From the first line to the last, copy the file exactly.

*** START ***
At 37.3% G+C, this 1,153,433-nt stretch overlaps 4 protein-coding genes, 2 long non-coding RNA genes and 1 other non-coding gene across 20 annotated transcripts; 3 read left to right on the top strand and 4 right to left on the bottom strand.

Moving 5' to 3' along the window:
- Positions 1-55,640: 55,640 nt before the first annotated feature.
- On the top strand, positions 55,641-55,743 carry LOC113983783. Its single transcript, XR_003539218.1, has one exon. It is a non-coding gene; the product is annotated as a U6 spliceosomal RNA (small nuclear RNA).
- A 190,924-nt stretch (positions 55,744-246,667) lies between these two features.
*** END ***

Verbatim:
At 37.3% G+C, this 1,153,433-nt stretch overlaps 4 protein-coding genes, 2 long non-coding RNA genes and 1 other non-coding gene across 20 annotated transcripts; 3 read left to right on the top strand and 4 right to left on the bottom strand.

Moving 5' to 3' along the window:
- Positions 1-55,640: 55,640 nt before the first annotated feature.
- On the top strand, positions 55,641-55,743 carry LOC113983783. Its single transcript, XR_003539218.1, has one exon. It is a non-coding gene; the product is annotated as a U6 spliceosomal RNA (small nuclear RNA).
- A 190,924-nt stretch (positions 55,744-246,667) lies between these two features.